Faxanadu (NES) review
"You know this sprite. You’ve seen him brandish a whip in the legendary Castlevania, and bear upon his shoulder a hawk in the not-so-legendary 8 Eyes. He’s the ubiquitous NES adventurer sprite. And he reappears, ready for action, in Faxanadu. "
Let's get dirty.
You know this sprite. You’ve seen him brandish a whip in the legendary Castlevania, and bear upon his shoulder a hawk in the not-so-legendary 8 Eyes. He’s the ubiquitous NES adventurer sprite. And he reappears, ready for action, in Faxanadu.
Even the blocks our hero walks upon are pretty much the same here as in other, similar-looking quests for the classic system, although the protagonist climbs ladders this time, and not stairs. But look closely and see that there’s another difference: those other games dealt with the colour limitations of the NES in their own special ways. Faxanadu’s way, is the way of mud.
If you took the most depressing levels from Castlevania, drew them out, adding experience points, gold, and towns to spend the gold in, you’d only be halfway there. Then you’d only need to somehow submerge the whole thing in a mud wrestling ring, so that the good guy and bad guys could splash about and hang burnt umber, rich sienna, and crap stain brown about the environs. Yes, Faxanadu looks positively drab. But does it play that way? Not altogether.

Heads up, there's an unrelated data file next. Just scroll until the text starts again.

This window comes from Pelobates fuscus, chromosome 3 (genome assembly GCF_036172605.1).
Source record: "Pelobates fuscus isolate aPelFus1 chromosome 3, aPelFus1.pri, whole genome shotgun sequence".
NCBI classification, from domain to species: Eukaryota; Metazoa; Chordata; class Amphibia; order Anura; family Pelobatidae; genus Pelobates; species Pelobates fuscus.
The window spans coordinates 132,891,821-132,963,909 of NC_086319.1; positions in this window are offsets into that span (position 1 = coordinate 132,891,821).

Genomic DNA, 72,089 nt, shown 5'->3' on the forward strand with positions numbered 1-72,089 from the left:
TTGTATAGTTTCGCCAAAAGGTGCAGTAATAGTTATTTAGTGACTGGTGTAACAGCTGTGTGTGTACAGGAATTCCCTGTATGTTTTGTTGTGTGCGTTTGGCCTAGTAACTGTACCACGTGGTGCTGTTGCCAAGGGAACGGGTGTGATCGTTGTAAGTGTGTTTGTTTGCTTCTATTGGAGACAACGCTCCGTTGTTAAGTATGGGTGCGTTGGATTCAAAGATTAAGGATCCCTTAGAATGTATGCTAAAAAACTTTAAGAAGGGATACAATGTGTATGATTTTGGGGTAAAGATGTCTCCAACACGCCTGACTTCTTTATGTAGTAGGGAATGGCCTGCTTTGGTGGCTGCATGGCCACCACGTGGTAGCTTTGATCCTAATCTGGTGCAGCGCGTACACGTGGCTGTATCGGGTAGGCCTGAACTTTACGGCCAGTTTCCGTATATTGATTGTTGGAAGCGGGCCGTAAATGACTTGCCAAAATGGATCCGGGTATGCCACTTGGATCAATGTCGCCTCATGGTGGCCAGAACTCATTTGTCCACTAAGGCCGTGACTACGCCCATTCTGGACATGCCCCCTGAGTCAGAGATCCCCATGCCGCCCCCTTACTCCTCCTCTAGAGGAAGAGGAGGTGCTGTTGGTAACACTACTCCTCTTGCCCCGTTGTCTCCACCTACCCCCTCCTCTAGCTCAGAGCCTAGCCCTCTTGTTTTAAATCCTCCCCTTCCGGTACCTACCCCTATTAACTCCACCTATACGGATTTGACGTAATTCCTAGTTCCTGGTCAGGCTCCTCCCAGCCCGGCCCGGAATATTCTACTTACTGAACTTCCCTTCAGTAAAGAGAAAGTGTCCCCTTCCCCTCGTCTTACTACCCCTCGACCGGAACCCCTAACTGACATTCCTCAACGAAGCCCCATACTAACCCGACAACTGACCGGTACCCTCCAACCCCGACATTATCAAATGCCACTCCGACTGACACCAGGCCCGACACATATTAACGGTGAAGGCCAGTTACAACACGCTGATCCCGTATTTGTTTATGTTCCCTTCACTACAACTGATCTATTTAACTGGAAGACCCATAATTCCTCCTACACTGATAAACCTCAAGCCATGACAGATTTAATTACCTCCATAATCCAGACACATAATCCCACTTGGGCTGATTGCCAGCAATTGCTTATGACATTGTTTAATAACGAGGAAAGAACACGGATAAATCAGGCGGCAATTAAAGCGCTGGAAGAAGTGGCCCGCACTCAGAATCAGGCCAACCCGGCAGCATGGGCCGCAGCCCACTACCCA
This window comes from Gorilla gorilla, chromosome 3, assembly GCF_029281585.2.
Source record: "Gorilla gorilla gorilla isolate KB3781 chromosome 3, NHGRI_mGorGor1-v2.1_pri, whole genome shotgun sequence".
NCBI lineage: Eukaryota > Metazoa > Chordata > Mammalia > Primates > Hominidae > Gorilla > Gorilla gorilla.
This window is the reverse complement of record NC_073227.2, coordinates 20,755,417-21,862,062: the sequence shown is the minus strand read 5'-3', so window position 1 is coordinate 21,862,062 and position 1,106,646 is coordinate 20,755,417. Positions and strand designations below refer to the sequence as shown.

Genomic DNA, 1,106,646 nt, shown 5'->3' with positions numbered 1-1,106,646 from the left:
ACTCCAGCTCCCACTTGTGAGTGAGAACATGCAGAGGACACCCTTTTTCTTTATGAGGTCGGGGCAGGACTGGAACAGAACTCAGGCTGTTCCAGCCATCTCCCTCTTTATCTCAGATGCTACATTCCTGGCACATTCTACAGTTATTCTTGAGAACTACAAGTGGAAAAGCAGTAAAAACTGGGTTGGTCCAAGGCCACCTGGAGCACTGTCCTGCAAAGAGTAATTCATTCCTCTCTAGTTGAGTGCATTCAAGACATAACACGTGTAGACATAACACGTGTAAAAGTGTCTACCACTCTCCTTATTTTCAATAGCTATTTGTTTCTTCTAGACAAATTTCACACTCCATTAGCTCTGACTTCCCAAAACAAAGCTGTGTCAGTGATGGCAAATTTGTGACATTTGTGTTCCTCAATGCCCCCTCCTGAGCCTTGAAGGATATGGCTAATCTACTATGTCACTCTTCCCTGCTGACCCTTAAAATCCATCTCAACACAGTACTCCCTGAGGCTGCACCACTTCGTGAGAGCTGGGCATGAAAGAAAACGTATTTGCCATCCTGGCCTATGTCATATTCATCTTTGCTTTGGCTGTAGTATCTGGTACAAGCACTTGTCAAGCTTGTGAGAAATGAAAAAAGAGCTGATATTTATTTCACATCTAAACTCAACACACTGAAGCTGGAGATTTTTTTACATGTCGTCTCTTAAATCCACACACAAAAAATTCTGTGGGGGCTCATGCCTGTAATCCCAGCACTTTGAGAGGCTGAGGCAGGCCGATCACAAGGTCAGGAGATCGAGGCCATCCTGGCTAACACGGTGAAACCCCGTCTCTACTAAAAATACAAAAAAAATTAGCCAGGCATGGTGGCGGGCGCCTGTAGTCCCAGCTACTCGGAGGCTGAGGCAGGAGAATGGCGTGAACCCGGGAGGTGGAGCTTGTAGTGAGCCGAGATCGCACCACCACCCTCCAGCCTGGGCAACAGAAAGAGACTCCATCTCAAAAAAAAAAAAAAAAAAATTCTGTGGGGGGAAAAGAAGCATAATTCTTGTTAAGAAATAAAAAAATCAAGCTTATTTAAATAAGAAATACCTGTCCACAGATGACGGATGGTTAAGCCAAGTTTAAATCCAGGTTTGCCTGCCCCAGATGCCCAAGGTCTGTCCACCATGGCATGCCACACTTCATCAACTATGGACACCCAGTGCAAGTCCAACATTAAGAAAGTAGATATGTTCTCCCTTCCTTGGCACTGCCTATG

Faxanadu is an action-RPG, or an adventure game, depending on what set of genre definitions you subscribe to. It's a side-scrolling one at that, which is pretty rare. There are better games, available on different systems, like Cadash, and Y's III: Wanderers from Y's, that should be sampled well before this one. That being said, if you managed to enjoy the substandard quest that is Simon's Quest (many people do!), you'll be happy to know that Faxanadu is markedly better.
The story features The Evil One, relaxing contentedly in The Evil Fortress, somehow managing to rain hellish meteorites down on the World Tree. He laughs and throws back tequila shots at the chaos reigning in the World Tree, and Eolis, the Elfin town beneath it. Gleefully he pours another drink as monsters creep out of the woodwork, cunningly deciding to wreak havoc amidst the madness. From studying his demonic ruler handbook history, he knows that a hero will stand against him. You are that hero - well, vicariously anyway. (All the while, elves sing Chad Kroeger lyrics in unison.)